submitted by:  Jill Perry, MHA, MS, OTR/L

*Like the ideas in this post? Check out the Social Adventures App for more activities for children.

Photo by: Lars Plougmann

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Relational Aggression

We want our children to have friends. We also want them to have pleasant interactions even with kids who aren’t necessarily their friends. We also don’t want our children to be bullied or to bully others.

There has been a lot of talk about bullying lately and although I work with children every day, even I am become weary of the subject. However, I recently read a book that put a slightly different spin on bullying. Nurture Shock: New Thinking About Children by Po Bronson and Ashley Merryman discusses many aspects of child development based on new research presented in a very accessible manner. The chapter titled, “Plays Well With Others” was particularly poignant. The authors discuss 3 types of child-on-child aggression that is prevalent among young children in our society. Physical and verbal aggression are familiar to all of us. The third type of aggression is relational aggression. In pre-school age children, relational aggression involves saying things like, “You can’t play with us” or ignoring children who want to play. Did you ever think of that as aggression? I hadn’t but it makes sense. Children with social cognition challenges want to play
and talk with peers. Being ignored or left out of play can have long-lasting effects.

We posed the following question to our 5 and 6 year old kids in the Social Adventures group.  “What do you do if you ask someone if you can play with them and they say, ‘No’ “? The answers included:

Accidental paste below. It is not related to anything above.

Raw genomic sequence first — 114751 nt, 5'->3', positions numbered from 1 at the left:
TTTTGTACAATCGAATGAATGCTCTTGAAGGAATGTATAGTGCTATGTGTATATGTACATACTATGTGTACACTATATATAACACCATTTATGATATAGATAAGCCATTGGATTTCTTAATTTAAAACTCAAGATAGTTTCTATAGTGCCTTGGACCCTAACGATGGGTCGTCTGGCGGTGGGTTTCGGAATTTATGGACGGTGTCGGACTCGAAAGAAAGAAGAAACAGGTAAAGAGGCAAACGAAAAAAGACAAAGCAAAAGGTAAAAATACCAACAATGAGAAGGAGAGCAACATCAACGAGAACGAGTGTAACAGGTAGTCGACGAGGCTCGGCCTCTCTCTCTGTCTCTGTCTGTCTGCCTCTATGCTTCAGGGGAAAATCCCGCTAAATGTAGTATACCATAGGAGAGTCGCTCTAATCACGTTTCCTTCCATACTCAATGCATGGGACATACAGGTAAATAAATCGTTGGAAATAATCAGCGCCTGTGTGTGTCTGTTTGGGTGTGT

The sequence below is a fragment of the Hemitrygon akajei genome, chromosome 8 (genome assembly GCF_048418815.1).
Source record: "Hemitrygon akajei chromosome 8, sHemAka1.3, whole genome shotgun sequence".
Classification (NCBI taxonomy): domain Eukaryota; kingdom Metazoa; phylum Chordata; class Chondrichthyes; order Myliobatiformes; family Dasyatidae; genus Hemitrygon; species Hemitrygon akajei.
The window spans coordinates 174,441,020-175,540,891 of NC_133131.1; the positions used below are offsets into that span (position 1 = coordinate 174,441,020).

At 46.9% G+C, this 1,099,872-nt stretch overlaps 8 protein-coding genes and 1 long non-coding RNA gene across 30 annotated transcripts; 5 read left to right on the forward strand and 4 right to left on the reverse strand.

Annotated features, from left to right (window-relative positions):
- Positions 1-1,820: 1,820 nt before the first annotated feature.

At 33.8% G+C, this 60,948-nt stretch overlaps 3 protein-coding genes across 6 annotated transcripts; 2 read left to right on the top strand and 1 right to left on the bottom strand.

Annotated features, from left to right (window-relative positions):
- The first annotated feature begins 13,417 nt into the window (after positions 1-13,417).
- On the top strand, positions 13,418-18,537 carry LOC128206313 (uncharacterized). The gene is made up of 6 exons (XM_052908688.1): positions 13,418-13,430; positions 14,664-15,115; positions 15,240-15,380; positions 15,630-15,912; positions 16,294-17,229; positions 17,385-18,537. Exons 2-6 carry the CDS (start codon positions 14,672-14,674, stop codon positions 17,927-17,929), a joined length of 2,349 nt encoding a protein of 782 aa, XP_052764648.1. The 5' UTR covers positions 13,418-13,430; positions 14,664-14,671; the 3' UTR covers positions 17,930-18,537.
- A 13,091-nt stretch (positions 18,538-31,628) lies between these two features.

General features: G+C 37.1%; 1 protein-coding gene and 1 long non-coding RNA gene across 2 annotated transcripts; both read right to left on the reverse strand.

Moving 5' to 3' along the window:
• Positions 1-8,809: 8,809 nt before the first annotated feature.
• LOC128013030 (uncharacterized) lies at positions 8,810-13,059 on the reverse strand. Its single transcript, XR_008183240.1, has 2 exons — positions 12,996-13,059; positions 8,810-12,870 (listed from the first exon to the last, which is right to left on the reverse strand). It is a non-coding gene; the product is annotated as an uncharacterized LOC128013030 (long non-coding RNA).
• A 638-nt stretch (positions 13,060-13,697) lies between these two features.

– “Say, ‘Please, please, please, PLEASE’ ”
– “Run away”
– “Say, ‘You can’t make me leave!’ ”

As we role played alternative responses we found the children we were coaching to say “No” didn’t know how to say no in a kind way. So, we worked on that as well.

The beautiful thing is that you could practically see their self-esteem meters rising as we worked on how to say ”No” and how to respond to “No”. The kids learned to tell each other to come back later and the ones who were gently rejected in this way, went on to play with others. Happily, this little exercise transferred to the playground time and we witnessed kids being more relaxed about the freedom to say “No” without worrying about being mean. Kindness begets kindness. We witnessed little relational aggression that day. Hopefully, the kids went home with another tool in their box to help them experience more positive social interactions.

submitted by:  Jill Perry, MHA, MS, OTR/L

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What, So What, Now What?

The theme of the first group with our 3rd and 4th grade Social Adventurers was change; how difficult it can be, how resistant we can be to change, and yet, how important it is to learn how to manage ourselves in the midst of these transitions. Change is a fundamental part of each new school year… new teachers, different classmates, new room, new rules, new everything! And our students have a really hard time with change! When I googled “resistance to change” I came across a business presentation that used the words: “What?” “So What?” and “Now What?” as a model for introducing change within an organization. I found it rather fascinating and decided to try it with our group. We use what we call, “Social Catch Phrases” to help our kids remember important principles of social interaction so these simple words fit right in with our typical style.